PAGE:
We now know that the brain is maleable.  You can create new neural pathways.  But it takes three things to create these new neural pathways (or, in other words, change our patterns of behavior).

1) Motivation — A lot of it.  It has to come from an original spot in your being.

2) Increased awareness — This is a daily, hourly, and a by the minute thing.  You need to be more present and connected to your thinking and actions constantly.

3) Repetition — Do the new and desired behavior over and over and over again until it feels more effortless.  The “new” behavior eventually will become second nature.

While this seems like a simple process, let me assure you, this is the major leagues. This is the exact reason why attempting to force someone else to change in a way that will benefit you is absolutely absurd.  Without the above three things at play, patterns of behavior will remain what they are.  Actually, when someone is busy defending themselves or focusing on and being dissapointed in the other, there is no mental space left to change.  None.

You have the absolute right as an individual to say what is important to you and to express how you think and feel about any given situation. But there is a productive way to do it.  Here is an actual example of an exchange between two people who understood the need to both shift their automatic patterns a little to be able to coexist peacefully. (P.S., this did not take place after their first session.)

“It is important to me that my living space stays clean and organized.  When it isn’t, this weird thing happens in me where my brain feels like it’s going to explode and I can’t focus on anything other than the mess I see in front of me.  It makes me unpleasant and I hate feeling like the bitch who is on your back all the time.”

(Meanwhile, observe the reciprocity…the messier your spouse seems, the more you feel you need to clean, the more you clean and act nutty, the less your spouse cleans and the more he avoids you because you’re acting like a nut job.  It is never free from a reciprocal pattern.  You are always contributing to the dynamic.)

“Huh, that’s interesting. (I always, always encourage people to become interested in the differences not critical of them) That doesn’t happen in me.  I usually can’t even see the mess until it’s really obvious and then I do a mad sweep.  What’s challenging for me is that you walk around annoyed and pissy and even if I do clean up it’s never good enough for you. I find myself rolling my eyes or just ignoring you which I know isn’t OK.”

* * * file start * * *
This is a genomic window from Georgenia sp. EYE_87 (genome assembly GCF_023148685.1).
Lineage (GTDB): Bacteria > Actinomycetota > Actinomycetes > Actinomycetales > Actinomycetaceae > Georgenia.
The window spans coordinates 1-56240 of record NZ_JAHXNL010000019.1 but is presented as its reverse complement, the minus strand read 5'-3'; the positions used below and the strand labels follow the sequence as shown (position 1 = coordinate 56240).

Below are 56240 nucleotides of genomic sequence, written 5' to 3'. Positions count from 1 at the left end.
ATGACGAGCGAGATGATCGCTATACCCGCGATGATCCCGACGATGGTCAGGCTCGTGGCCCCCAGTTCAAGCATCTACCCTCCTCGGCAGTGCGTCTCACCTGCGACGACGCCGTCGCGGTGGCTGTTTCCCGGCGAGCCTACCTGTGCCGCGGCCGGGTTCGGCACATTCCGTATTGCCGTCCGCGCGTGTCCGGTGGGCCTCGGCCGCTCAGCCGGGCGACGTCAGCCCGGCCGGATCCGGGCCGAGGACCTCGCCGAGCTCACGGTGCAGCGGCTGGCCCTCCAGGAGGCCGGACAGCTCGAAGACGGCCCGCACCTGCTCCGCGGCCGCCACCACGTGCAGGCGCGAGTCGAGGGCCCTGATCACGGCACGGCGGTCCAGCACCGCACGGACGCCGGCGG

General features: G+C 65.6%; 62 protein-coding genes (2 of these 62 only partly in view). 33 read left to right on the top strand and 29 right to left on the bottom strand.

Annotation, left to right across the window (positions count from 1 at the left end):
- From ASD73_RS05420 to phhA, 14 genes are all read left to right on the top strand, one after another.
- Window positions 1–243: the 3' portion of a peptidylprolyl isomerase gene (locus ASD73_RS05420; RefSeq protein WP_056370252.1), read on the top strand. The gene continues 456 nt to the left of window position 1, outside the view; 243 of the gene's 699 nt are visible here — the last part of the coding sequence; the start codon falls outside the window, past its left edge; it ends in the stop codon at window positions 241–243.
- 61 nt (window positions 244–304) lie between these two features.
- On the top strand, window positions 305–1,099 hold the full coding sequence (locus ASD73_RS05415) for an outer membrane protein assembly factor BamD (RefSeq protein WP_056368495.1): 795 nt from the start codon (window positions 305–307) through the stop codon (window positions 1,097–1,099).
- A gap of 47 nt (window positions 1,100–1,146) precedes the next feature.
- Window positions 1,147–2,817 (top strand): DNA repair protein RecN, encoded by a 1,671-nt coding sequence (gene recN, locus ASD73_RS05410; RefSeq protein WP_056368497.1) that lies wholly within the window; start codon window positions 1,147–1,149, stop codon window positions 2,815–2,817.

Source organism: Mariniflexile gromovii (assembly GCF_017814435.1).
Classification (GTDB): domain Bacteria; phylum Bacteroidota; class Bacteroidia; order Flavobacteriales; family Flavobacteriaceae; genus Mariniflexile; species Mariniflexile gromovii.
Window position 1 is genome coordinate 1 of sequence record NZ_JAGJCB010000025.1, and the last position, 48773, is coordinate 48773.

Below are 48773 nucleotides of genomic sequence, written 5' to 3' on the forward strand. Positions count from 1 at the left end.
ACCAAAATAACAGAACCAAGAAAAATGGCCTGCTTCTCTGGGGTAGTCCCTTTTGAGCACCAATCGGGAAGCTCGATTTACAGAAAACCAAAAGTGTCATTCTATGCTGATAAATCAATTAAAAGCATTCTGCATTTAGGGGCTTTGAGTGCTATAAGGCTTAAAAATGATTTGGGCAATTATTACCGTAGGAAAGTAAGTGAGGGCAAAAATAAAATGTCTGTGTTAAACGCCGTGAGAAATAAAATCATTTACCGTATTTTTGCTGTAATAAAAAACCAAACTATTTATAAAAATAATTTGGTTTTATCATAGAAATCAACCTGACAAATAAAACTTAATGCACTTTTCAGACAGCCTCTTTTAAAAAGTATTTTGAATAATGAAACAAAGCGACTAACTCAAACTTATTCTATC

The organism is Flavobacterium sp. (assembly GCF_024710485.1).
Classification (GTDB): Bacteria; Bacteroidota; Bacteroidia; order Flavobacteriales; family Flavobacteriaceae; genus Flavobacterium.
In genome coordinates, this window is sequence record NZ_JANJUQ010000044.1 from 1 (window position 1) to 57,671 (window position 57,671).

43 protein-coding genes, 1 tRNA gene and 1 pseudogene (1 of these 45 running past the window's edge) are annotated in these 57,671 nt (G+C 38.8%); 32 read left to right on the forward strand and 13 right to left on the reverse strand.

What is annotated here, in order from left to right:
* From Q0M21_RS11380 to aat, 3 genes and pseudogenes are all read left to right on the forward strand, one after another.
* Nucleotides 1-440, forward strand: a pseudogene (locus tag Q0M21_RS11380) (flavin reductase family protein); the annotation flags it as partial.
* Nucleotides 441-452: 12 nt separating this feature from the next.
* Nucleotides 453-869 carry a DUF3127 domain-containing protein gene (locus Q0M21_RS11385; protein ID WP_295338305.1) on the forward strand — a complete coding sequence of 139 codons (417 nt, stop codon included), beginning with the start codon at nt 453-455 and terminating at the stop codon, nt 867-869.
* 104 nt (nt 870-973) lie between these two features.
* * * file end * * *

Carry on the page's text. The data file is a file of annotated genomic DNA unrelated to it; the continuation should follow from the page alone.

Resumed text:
(It is important that each person NOT have the expectation that the other is capable of doing it just like they want it done.  NOT CAPABLE, I tell ya.  The purpose of the above conversation is NOT to have the other person agree with you and do it your way.  It is only to define what you think and your experience in your world.)

“Let’s each pick one thing this week that we will attempt to change. I will work really hard to not act pissy but instead give gentle reminders. (Get out of the thinking process that he SHOULD know how you feel and SHOULD clean up after himself, he’s a damn adult after all! Drop that should. It’s useless.)  I will also keep working on my expectations of how clean the house should be with three kids”.

“When I hear those gentle reminders I will understand that you are feeling uncomfortable and I will do my best to assist.  I will work hard at not just blowing you off when you are angry.”

(You are not allowed, by the way, to say, “I think you should work on this.” (insert loud buzzer sound indicating fail)).

One thing I do want to clarify is that her discomfort does not belong to him, it belongs to her.  His irritation at her pissy attitude belongs to him, not her.  Ultimately they are each responsible for managing their own discomfort.  If they can each assist in this, fine.  But really it’s the individual who must learn to take the deep breaths and control their own anxiety and irritation.

Two people who are willing to look at their own contribution to the reciprocity and make shifts that they each for themselves decide upon and decide is useful and contributes to their overall life goals, who are super motivated to keep on working on being their best selves are A-OK in my book.  It’s hard to get to this though.  Often it’s one person that’s willing and/or able.  That’s O.K.  if one person can work on self,  the whole system will be effected by that change.  Is it really worth divorcing your spouse over the spilled milk he or she didn’t clean up, again?  Or is it better to manage your reaction to the spilled milk, choose not to cry, and focus on what is working? It’s not about anybody but yourself.  You are the only thing in this whole entire world that you have any control over.  Why not invest your energy there?  It’s a high yield investment.

Don’t wait and badger and beg and be miserable because someone else isn’t operating the way you want them to.  That’s so unbecoming and it is not in the recipe for a happy life and marriage.  Be the change you wish to see in the relationship.  You’ll be amazed at what you see.

Glennon Gordon, LICSW

4545 42nd Street NW, Suite 201

Washington, DC 20016

glennontg@me.com

202-966-1145 x 3

Available for private consultation